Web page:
The Republic’s manufacturing economy shrank for the 13th straight month, according to the figures from the Singapore Institute of Purchasing and Materials Management (SIPMM) on Tuesday (Aug 2).
The July reading for the Singapore Purchasing Managers’ Index (PMI) came in at 49.3, down 0.3 point from the previous month. This was mainly due to lower new orders and new exports.
A reading above 50 indicates that the manufacturing economy is expanding, while a reading below 50 generally means a decline.
Meanwhile, the electronics PMI showed a slowing rate of contraction, up 0.7 point from the previous month to 49.7.
One economist said the regional manufacturing outlook appears to be mixed as external demand continues to weigh on the region.
“China is actually a good leading indicator, given our economic relationship,” said Mr Edward Lee, regional head of research for Southeast Asia at Standard Chartered Bank. “It has been above 50 but not hugely above 50. Recently, it dipped below 50 again for its manufacturing PMI, suggesting that the overall economic demand, economic activity remains just at about the 50 sort of level. So not very strong at all and more on the weak side actually. I think this is a reflection of global demand.”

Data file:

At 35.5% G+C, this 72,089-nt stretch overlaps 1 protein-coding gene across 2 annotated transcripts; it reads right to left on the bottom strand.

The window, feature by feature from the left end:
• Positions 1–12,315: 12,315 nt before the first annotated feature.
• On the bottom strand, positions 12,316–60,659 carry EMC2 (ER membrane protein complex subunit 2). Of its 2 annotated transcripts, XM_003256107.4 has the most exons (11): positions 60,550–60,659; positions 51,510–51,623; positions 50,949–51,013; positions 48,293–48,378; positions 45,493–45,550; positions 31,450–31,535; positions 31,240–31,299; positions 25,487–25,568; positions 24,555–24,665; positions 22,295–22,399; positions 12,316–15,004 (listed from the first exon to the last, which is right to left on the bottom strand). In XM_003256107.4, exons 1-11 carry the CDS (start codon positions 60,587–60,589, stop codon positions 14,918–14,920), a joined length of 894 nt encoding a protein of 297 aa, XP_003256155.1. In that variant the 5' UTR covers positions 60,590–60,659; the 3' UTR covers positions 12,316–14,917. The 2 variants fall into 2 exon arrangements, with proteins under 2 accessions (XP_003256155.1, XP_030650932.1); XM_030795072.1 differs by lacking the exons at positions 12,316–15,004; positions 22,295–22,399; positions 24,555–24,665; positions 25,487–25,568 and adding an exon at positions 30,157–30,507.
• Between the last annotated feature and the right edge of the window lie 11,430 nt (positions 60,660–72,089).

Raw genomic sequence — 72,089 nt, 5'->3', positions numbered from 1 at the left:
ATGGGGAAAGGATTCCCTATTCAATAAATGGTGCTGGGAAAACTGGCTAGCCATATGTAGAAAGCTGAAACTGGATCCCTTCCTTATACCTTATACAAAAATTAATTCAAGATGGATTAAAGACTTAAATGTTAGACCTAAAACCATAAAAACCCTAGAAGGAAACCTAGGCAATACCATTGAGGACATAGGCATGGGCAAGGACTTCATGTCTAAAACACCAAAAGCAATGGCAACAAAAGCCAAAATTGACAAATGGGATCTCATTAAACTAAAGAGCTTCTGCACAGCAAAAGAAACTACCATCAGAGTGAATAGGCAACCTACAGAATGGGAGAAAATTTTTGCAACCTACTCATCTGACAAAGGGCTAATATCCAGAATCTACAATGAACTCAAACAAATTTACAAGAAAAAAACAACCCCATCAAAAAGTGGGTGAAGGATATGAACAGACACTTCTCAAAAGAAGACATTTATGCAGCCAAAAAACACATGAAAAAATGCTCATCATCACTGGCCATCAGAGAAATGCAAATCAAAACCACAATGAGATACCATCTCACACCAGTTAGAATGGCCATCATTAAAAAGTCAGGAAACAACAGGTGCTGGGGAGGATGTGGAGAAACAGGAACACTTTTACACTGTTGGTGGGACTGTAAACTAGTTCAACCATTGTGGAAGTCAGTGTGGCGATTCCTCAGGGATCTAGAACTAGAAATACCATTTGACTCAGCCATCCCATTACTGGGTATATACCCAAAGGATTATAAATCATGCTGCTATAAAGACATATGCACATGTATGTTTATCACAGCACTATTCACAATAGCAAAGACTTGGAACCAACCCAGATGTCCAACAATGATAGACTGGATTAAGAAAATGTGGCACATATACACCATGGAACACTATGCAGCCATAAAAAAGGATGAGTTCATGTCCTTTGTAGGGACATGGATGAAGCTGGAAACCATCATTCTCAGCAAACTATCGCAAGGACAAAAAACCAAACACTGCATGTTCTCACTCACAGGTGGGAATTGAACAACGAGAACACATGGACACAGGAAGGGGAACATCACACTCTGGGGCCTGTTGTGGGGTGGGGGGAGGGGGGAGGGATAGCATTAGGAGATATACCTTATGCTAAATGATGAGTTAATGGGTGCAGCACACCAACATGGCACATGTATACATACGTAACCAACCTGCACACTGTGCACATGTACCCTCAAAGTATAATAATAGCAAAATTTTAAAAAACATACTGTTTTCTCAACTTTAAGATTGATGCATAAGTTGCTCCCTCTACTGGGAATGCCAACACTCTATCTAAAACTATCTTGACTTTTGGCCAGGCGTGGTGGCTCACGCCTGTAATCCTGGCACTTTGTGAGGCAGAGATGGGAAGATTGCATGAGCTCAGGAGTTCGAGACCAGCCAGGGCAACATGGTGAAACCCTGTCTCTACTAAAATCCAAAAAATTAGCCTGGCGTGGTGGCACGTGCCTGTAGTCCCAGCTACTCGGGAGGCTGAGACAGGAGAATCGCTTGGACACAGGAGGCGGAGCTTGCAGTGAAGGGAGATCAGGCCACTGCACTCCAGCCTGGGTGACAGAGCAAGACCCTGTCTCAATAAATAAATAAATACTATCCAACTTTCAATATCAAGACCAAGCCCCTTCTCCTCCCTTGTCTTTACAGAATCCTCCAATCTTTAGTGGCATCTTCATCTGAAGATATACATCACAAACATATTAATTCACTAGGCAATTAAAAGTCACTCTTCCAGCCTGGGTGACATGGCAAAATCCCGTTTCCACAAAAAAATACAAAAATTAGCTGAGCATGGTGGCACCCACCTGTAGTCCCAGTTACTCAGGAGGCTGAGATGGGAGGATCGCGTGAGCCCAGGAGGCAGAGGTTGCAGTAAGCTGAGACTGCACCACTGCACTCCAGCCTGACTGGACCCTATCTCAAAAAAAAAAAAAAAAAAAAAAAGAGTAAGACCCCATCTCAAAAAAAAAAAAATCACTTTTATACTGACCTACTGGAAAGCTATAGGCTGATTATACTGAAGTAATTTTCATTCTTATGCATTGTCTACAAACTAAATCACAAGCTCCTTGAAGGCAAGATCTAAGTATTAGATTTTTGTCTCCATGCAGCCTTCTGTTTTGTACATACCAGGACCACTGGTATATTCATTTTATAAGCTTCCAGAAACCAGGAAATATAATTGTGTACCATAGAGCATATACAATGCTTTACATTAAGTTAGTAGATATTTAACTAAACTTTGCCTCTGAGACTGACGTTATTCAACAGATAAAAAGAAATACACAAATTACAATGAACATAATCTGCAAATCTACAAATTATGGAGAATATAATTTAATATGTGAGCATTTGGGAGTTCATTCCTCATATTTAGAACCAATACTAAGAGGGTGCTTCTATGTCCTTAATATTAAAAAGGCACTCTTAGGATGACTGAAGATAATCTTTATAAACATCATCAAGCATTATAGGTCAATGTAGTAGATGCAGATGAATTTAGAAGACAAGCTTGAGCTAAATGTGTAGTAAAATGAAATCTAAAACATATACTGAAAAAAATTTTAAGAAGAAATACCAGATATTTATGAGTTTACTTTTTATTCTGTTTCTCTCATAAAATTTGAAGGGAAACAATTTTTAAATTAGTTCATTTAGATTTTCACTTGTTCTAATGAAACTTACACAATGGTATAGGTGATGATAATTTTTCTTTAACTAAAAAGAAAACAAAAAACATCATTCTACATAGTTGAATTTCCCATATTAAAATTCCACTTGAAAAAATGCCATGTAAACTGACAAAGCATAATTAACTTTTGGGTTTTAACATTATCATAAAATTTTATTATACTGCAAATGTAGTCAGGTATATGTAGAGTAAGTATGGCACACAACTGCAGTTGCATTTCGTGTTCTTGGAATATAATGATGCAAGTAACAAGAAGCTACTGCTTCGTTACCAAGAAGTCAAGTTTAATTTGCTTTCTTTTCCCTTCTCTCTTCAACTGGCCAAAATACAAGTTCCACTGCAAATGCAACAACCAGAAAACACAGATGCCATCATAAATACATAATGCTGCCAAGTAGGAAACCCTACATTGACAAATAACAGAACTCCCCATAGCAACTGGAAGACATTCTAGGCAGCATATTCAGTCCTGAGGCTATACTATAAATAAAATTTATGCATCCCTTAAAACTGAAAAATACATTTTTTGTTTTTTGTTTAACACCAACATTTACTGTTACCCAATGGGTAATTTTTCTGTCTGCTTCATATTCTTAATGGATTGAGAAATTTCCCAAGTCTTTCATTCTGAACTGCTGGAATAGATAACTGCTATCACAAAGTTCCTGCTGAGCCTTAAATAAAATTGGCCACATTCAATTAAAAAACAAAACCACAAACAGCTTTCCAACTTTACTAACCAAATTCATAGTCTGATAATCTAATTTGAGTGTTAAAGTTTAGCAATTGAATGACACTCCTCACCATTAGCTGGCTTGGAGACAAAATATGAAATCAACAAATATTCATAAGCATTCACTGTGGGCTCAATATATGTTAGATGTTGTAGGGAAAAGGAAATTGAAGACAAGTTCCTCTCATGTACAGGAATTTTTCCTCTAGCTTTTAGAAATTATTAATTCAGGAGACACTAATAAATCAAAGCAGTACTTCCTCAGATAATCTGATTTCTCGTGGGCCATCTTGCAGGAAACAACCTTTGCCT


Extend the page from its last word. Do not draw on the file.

Source: Channel News Asia
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